MILITARY GRANTS ADDED: Ten US officials per year are to study Mandarin and local issues, and return to Washington to bolster understanding of Taiwan’s needs. The US Senate on Thursday passed the 2023 National Defense Authorization Act (NDAA), which is to set up a fellowship for US federal employees to work in Taiwanese government agencies, in addition to greenlighting US$2 billion in annual military grants to Taiwan. The first year is to be spent studying Mandarin and related topics, followed by a year working in a government agency, legislative office or approved organization related to their field of expertise, the Taiwan Fellowship Act says. At least 10 fellows from the three branches of the US government — executive, legislative and judicial — are to be selected annually. In the first two years of the program, no fewer than five fellows are to be selected, the bill says. Returnees would be required to continue serving in the US government for at least four years after completing the program, with the goal of enhancing understanding of Taiwan’s central government and regional issues, it says. The American Institute in Taiwan would be required to begin negotiations with Taiwanese agencies within 30 days of the bill’s enactment. The legislation is modeled after the Mansfield Fellowship Program between the US and Japan. Under that program, established in 1994, US government employees are provided more than one year of Japanese-language education and placed in a Japanese agency, where they work full-time for 10 months alongside Japanese colleagues.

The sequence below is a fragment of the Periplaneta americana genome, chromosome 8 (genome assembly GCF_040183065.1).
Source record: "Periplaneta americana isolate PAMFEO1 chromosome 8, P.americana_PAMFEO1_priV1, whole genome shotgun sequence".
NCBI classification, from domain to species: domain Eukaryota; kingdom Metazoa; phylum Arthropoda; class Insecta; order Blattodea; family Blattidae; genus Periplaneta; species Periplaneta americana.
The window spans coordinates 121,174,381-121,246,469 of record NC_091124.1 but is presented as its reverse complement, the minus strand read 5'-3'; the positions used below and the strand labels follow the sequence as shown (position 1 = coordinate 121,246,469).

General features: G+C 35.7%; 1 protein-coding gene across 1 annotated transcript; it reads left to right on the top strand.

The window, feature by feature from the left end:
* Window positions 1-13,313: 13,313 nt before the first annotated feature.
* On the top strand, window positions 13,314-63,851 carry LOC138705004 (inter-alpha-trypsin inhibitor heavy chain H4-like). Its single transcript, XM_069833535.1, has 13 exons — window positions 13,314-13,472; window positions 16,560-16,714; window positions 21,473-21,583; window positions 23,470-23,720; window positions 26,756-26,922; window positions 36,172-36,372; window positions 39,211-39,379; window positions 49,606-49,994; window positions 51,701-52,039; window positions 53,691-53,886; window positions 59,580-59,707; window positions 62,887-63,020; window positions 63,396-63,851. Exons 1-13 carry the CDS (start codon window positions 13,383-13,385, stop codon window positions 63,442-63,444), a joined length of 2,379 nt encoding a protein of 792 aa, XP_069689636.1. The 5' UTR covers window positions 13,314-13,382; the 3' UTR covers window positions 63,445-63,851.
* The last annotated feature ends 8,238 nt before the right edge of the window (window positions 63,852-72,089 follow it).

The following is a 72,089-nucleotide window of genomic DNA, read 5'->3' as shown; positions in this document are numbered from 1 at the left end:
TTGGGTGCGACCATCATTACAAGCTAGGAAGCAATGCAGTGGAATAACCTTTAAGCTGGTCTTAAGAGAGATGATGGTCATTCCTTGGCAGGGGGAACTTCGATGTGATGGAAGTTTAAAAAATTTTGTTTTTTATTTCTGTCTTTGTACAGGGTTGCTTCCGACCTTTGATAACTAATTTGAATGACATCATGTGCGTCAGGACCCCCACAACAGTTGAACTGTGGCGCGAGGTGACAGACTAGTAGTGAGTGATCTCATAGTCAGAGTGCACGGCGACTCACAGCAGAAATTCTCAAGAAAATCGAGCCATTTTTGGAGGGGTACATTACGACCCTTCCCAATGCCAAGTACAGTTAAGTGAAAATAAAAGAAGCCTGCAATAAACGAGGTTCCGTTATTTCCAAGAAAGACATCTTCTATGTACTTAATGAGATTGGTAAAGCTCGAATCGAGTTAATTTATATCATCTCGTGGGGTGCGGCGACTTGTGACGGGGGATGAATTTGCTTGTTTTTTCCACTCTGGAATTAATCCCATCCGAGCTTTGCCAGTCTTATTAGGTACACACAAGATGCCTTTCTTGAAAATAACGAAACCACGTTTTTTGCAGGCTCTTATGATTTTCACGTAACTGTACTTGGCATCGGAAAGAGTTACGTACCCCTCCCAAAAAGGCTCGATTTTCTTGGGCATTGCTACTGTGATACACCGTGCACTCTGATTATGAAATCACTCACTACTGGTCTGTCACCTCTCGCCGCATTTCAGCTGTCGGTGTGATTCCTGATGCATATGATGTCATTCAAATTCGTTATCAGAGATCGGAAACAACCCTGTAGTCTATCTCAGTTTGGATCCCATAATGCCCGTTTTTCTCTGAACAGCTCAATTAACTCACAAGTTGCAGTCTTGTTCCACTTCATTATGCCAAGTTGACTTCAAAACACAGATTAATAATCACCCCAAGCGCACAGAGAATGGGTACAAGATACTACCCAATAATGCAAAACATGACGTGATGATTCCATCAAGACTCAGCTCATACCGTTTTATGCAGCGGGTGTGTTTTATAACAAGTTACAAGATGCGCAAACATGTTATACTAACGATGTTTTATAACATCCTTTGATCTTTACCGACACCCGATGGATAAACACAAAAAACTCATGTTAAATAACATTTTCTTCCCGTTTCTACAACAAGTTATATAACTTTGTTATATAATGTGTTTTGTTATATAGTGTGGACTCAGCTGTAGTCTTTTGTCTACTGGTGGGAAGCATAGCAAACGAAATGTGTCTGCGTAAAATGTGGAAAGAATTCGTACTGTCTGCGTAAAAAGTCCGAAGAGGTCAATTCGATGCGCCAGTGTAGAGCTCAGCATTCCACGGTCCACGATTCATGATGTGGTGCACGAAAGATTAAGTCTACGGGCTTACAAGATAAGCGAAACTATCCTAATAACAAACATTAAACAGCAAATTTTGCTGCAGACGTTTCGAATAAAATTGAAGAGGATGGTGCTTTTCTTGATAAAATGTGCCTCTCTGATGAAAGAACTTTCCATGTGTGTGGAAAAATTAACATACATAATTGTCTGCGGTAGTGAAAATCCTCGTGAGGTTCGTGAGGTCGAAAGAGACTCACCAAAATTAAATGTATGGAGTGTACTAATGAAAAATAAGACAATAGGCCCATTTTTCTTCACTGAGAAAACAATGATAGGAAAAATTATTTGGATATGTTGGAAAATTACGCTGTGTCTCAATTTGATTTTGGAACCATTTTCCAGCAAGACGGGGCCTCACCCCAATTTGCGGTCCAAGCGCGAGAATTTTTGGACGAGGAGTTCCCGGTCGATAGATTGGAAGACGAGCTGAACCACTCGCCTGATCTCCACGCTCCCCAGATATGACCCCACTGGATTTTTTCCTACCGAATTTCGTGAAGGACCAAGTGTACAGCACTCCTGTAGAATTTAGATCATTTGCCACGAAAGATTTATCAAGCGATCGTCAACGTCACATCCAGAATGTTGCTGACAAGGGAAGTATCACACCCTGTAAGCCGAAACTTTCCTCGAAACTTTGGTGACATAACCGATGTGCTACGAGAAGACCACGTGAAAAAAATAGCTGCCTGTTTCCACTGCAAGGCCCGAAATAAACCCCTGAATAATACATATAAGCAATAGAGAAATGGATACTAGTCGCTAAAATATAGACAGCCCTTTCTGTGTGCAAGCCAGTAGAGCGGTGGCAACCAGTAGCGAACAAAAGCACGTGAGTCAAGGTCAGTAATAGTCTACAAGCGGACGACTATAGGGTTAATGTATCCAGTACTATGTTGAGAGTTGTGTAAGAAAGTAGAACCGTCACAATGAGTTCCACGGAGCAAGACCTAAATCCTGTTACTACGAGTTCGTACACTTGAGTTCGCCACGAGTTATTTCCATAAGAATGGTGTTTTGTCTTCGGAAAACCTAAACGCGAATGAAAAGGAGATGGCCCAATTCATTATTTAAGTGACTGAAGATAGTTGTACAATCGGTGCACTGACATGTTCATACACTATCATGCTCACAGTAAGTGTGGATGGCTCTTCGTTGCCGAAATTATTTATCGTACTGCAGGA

While the headlines and focus will be about the amount of US military aid to Taiwan Republic, and the weapon systems transferred, to me this is the most significant breakthrough in this year’s NDAA. Ten American officials per year to Taiwan is not significant – the mental-psychological breakthrough on the part of DC – the real pivot to the Indo-Pacific, understanding the China threat, and realizing the nature of the Chinese threats against democratic Taiwan – those are decades in the making. And one suspects once the breakthrough occurs, more will (and should) follow.
Even just the simple yet monumental step of normalizing the interactions between these two democratically elected national governments of America and Taiwan – official to official, bureaucracy to bureaucracy.
If the billions in direct military aid authorized by the NDAA are funded, and if the Biden administration does not waste more time fighting Congress, then I would expect more American advisors and officials to follow that money. I cannot find a previous case where Congress authorized large military foreign aid without request from the foreign party – nor was such an amount being transferred without direct US involvement (advisors, etc.) Because humans always refer to the most recent historical experience as a template, I have read many articles referring back to the US-RoC Mutual Defense Treaty/US Advisor era. Times change, the nature of the governments are different, and characteristics of modern warfare shift – the era of large contingents of US and Japanese troops stationed in Taiwan makes little sense. Rapidly rotating in units for realistic training and coordination – advisors in key units, teams from the US and Japan to help locate and fix weakest links in Taiwanese strategic and tactical planning, intelligence and counterintelligence, logistics, civil defense, sabotage, and infiltration, etc., in 2023 these will make more difference to the security of the Indo-Pacific and countering the China threat than anything else.
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